The Causes and Consequences of the Spanish-American War
The Spanish-American War was a conflict that took place between April and August 1898, and it resulted in the United States’ victory over Spain. The war had several causes and consequences that shaped the political and economic landscape of the United States and the world.
Notable causes of the Spanish-American War was the growing sense of American nationalism and expansionism in the late 19th century. The United States had recently experienced rapid industrialization and economic growth, and many Americans believed that their country should have a greater role in international affairs. This sentiment was fueled by the belief that the United States had a moral duty to spread democracy and civilization to other countries, a belief known as the “Manifest Destiny” doctrine. Additionally, American business interests, particularly in Cuba, also played a role in pushing for war.
Another cause of the war was the situation in Cuba, where a rebellion against Spanish colonial rule had been ongoing since 1895. American newspapers, particularly William Randolph Hearst’s New York Journal, had sensationalized the rebellion and the alleged atrocities committed by the Spanish, which further fueled the American public’s desire for war.
The Spanish-American War had several immediate and long-term consequences. One of the most significant immediate consequences was the defeat of Spain, which resulted in the loss of its overseas empire, including Cuba, Puerto Rico, Guam, and the Philippines. This marked the end of Spanish colonial rule in the Americas and had a significant impact on the political and economic landscape of the region.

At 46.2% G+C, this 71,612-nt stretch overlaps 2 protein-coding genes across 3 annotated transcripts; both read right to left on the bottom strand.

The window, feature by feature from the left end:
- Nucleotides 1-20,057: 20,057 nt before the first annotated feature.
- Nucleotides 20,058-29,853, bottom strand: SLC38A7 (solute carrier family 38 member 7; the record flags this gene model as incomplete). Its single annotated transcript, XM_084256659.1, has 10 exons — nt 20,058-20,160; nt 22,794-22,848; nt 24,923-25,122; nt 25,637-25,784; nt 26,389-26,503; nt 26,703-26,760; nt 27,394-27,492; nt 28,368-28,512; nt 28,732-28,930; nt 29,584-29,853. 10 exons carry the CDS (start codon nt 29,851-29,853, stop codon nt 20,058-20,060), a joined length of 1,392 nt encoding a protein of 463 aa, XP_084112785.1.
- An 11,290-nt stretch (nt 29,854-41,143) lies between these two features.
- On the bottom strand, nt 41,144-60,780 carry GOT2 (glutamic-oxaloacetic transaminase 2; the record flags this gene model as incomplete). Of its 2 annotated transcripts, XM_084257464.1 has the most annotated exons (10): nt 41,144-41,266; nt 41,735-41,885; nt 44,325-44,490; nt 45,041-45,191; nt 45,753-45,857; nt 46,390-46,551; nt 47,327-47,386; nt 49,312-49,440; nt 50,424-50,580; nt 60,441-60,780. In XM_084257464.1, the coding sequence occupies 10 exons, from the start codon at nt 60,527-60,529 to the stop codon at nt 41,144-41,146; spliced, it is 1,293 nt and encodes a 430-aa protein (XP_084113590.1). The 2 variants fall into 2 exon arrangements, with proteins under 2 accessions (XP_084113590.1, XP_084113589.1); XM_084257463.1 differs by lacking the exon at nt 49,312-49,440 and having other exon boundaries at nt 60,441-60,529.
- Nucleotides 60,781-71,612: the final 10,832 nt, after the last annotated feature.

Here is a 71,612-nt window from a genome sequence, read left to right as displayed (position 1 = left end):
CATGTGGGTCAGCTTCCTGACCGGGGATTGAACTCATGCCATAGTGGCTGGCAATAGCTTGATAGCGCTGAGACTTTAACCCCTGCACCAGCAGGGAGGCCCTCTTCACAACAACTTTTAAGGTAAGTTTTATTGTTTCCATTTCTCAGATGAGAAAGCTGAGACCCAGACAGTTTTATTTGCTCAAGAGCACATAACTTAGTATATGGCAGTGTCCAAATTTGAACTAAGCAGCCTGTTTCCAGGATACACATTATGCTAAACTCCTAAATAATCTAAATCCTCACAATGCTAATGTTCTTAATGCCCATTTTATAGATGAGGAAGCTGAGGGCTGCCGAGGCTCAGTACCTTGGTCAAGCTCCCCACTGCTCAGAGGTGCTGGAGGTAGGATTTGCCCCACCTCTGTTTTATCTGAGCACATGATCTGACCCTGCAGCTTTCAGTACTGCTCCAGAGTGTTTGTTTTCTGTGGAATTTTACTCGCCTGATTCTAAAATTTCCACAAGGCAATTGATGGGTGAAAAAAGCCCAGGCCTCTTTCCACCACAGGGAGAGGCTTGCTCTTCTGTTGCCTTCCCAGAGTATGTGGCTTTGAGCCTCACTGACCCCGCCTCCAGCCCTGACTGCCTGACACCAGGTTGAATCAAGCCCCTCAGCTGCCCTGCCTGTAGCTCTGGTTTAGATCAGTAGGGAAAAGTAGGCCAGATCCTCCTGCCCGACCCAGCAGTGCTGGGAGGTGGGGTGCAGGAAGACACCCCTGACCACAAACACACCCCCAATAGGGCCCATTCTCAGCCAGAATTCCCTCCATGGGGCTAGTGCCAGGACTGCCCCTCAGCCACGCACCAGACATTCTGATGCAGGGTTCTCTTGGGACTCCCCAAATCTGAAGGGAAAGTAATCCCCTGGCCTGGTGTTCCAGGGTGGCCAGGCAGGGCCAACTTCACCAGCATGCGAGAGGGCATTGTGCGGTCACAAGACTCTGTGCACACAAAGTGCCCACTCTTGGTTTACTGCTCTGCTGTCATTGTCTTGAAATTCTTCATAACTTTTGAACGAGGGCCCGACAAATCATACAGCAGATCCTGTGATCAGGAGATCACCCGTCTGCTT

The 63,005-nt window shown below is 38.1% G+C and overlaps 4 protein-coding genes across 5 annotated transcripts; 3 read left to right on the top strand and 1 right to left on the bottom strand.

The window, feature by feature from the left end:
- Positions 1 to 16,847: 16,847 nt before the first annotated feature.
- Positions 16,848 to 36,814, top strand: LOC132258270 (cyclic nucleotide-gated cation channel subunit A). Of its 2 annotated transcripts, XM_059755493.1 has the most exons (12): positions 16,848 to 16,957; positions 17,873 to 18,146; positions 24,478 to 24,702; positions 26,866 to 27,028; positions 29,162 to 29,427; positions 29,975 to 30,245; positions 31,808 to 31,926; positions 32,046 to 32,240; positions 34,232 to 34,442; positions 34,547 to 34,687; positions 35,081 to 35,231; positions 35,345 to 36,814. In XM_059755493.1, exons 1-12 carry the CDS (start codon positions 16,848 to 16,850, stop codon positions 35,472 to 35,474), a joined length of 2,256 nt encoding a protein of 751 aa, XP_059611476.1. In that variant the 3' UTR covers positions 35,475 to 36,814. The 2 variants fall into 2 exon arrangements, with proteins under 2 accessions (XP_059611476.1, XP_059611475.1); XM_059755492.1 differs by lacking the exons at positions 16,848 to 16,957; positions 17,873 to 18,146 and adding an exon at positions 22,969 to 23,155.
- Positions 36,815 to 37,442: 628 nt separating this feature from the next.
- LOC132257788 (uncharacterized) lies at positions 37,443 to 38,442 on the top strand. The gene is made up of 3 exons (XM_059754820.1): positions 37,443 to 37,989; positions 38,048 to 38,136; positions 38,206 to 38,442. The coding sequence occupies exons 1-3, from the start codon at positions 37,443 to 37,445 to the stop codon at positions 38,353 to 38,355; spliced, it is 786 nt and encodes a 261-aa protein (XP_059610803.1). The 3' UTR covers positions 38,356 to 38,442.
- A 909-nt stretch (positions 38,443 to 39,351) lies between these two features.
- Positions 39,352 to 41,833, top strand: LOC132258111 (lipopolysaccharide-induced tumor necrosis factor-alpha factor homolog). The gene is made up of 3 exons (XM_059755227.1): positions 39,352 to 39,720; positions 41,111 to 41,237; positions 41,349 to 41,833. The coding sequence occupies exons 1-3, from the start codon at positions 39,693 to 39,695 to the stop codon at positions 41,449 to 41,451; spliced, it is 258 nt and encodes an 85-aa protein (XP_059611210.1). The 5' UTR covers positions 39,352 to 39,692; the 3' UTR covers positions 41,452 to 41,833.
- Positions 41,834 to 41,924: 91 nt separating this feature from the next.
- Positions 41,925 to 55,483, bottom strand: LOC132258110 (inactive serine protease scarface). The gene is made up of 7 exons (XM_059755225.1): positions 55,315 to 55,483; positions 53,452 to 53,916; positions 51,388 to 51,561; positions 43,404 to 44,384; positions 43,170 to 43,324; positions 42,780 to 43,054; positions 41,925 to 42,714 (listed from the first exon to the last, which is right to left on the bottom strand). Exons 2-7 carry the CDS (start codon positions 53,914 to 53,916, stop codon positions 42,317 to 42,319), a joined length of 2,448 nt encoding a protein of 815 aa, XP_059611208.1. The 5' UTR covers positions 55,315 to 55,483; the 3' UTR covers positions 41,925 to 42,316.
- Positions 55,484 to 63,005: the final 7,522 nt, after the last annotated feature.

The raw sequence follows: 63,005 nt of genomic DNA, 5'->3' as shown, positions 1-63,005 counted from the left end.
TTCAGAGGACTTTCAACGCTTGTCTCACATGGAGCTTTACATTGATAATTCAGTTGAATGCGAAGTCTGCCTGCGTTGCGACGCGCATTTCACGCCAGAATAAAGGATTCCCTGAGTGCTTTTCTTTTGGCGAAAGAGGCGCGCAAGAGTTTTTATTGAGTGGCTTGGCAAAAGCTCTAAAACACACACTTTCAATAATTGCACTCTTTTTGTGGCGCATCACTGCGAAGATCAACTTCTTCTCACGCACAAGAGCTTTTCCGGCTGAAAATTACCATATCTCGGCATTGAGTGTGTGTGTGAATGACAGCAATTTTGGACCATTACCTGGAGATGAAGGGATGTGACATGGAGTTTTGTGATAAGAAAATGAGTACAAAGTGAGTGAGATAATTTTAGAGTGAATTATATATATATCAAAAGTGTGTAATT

The war also had significant economic consequences for the United States. The acquisition of Puerto Rico and Guam provided the United States with new markets for American goods, and the annexation of Hawaii in 1898 provided the United States with a strategic location for military bases. The war also marked the emergence of the United States as a world power and marked the beginning of the country’s imperialistic foreign policy.
Another consequence of the Spanish-American War was the treatment of the Philippines. The United States acquired the Philippines from Spain, but the Philippines did not become a state. Instead, the United States imposed a colonial government on the Philippines and suppressed the independence movement, leading to the Philippine-American War.
Additionally, the Spanish-American War had a significant impact on race relations in the United States. The war was fought in part to defend American honor, and it was seen by many as a way to prove the superiority of the white race. This led to a resurgence of white supremacy and racism, particularly towards African Americans and Filipinos.
The Spanish-American War was a significant event that had far-reaching consequences. The war was caused by a combination of American nationalism, expansionism, and business interests, and it resulted in the defeat of Spain and the emergence of the United States as a world power. The war had significant economic, political, and social consequences, including the loss of Spain’s overseas empire, the emergence of the United States as an imperial power, and the suppression of independence movements in the Philippines. The war also had a significant impact on race relations in the United States.
“The Spanish-American War.” History.com, A&E Television Networks, www.history.com/topics/spanish-american-war.
“The Spanish-American War.” National Park Service, U.S. Department of the Interior, www.nps.gov/articles/spanish-american-war.htm.